From individual ice crystal samples detected with the Cloud Particle Imager and the ensemble of particles measured with the Polar Nephelometer, microphysical properties were retrieved with a bi-modal inversion algorithm. The best agreement with the measurements was obtained for small ice spheres and deeply rough hexagonal ice crystals. Furthermore, the single-scattering albedo, the scattering phase function as well as the volume extinction coefficient and the effective diameter of the crystal population were determined. A lidar ratio of 21(±6 sr was deduced by three independent methods. These parameters in conjunction with the cloud optical thickness obtained from the lidar measurements were used to compute spectral and broadband radiances and irradiances with a radiative transfer code. The simulated results agreed with the observed spectral downwelling radiance within the range given by the measurement uncertainty. Furthermore, the broadband radiative simulations estimated a net (solar plus thermal infrared radiative forcing of the subvisible midlevel ice cloud of −0.4 W m−2 (−3.2 W m−2 in the solar and +2.8 W m−2 in the thermal infrared wavelength range.

  12. Analysis of Wilhelm Ostwald's "Colour Organ" with Raman microspectroscopy (United States)

    Bridarolli, Alexandra; Atak, Sefkan; Herm, Christoph


    The "Scientific Colour Organ" is a collection of 680 pigment powders, created by the chemist Wilhelm Ostwald in 1925 as a means to represent his colour system. Today, it remains a leading part of colour theory. Analysis of these materials was undertaken to understand how the colour system was realised and to gain indications for preservation of the collection to which it belongs. Dispersive Raman microspectroscopy was applied directly to the powders, as well as using alternative techniques to suppress fluorescence. Barium sulphate was detected in all of the samples with one exception. Portable X-ray fluorescence revealed that this compound was a constituent of lithopone pigment. Raman spectroscopy furthermore revealed synthetic ultramarine (C.I. PB 29) as well as six different synthetic organic pigments and dyes (C.I. PY3; C.I. PO5; C.I. PR81:1; C.I. PV2 and two different triarylmethane dyes). Thin-layer chromatography was applied to determine the exact combination of dyes causing the gradual change in colour of each powder compared to the adjacent samples. With the exception of triarylmethane, the synthetic organic dyes could be identified with Raman spectroscopy directly on the chromatographic plate. The efficiency of thin-layer chromatography combined with Raman spectroscopy for identification of organic pigments could thus be shown. X-ray fluorescence indicated the presence of tungsten-molybdenum lakes in some samples. Comparison of the analytical results to information published by Oswald in 1917 showed that he switched to more light-stable synthetic organic pigments used for his "Scientific Colour Organ".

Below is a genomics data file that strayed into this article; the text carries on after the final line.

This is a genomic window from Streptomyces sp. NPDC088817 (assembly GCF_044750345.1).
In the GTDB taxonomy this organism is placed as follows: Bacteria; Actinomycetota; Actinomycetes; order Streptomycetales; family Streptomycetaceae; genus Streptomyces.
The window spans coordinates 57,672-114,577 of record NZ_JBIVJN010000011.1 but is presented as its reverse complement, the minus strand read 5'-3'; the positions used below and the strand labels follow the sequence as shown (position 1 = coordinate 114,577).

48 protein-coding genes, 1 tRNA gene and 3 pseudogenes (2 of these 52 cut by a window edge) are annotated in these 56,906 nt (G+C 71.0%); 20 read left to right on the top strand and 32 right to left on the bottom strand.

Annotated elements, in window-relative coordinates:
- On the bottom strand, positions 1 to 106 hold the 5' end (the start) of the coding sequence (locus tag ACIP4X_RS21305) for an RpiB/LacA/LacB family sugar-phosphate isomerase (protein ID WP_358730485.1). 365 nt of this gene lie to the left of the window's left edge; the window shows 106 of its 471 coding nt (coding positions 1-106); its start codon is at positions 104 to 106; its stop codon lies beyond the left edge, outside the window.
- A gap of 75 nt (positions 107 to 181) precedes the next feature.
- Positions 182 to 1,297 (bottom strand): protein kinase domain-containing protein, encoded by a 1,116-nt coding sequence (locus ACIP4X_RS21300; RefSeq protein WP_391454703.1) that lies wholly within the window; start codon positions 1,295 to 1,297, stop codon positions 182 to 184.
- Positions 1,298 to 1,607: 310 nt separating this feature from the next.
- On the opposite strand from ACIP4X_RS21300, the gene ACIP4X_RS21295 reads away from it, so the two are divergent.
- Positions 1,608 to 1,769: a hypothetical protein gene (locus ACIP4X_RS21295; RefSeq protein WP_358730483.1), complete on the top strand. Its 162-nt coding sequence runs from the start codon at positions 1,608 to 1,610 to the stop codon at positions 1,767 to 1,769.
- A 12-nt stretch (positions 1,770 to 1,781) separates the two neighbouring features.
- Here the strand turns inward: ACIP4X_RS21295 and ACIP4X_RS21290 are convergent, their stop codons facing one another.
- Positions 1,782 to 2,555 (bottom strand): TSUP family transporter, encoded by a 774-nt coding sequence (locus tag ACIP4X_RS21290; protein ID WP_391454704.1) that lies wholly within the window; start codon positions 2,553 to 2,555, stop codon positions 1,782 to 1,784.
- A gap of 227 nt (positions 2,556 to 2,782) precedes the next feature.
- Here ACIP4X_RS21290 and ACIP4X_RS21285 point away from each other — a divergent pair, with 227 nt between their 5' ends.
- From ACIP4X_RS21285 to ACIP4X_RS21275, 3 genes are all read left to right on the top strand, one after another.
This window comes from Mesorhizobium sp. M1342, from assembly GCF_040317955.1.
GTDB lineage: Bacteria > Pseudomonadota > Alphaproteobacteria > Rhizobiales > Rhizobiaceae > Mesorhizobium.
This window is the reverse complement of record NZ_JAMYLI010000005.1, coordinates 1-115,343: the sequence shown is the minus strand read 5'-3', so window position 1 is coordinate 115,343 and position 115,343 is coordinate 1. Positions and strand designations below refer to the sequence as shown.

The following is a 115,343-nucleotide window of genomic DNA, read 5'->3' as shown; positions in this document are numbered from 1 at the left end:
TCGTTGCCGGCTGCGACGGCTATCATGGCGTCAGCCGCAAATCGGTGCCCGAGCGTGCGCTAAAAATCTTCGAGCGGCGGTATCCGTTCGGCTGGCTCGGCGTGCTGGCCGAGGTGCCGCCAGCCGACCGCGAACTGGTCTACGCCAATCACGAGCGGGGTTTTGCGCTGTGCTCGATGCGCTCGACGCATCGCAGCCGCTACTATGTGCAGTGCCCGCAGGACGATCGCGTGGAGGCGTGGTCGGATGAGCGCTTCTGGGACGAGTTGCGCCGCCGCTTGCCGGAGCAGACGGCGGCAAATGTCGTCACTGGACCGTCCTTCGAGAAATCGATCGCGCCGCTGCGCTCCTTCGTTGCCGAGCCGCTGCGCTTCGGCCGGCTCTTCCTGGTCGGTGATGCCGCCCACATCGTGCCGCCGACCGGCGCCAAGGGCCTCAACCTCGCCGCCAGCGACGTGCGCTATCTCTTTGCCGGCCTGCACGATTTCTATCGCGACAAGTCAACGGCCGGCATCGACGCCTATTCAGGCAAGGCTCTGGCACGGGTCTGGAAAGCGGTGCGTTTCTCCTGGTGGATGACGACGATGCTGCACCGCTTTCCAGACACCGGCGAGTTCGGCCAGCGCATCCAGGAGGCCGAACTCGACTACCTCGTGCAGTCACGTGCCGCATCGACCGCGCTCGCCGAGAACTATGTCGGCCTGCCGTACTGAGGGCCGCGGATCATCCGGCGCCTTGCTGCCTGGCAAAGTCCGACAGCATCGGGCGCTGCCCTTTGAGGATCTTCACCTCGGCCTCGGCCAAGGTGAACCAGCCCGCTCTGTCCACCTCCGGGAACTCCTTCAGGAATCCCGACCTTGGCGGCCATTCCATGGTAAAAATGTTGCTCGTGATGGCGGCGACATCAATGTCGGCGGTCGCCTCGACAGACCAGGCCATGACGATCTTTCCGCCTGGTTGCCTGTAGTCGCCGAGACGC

13. Infant sleep and its relation with cognition and growth: a narrative review

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    Tham EK


    Full Text Available Elaine KH Tham,1 Nora Schneider,2 Birit FP Broekman1 1Singapore Institute for Clinical Sciences, Agency for Science, Technology and Research (A*STAR, Singapore, Singapore; 2Nestec Ltd., Nestlé Research Center, Lausanne, Switzerland Objective: Infant sleep development is a highly dynamic process occurring in parallel to and in interaction with cognitive and physical growth. This narrative review aims to summarize and discuss recent literature and provide an overview of the relation between infant sleep and cognitive development as well as physical growth.Methods: We conducted online literature search using MEDLINE, Embase, and Cochrane Library databases. We considered original research on humans published in the English language from January 2005 to December 2015. Search terms included “sleep” AND “infant” AND “cognition” OR “memory” OR “executive functioning”, OR “growth” OR “obesity” OR “growth hormone” OR “stunting”, and combinations thereof.Results: Ten studies on infant sleep and cognition were included in this review. Overall, findings indicated a positive association between sleep, memory, language, executive function, and overall cognitive development in typically developing infants and young children. An additional 20 studies support the positive role of infant sleep in physical growth, with the current literature focusing largely on weight gain and obesity rather than healthy growth. Existing evidence in both the domains is mainly based on cross-sectional designs, on association studies, and on parental reports. In contrast, there were limited studies on longitudinal sleep trajectories and intervention effects, or studies have not used more objective sleep measures such as actigraphy and polysomnography.Conclusion: The reviewed studies support a critical and positive role of infant sleep in cognition and physical growth. Future studies should consider key environmental and parental confounders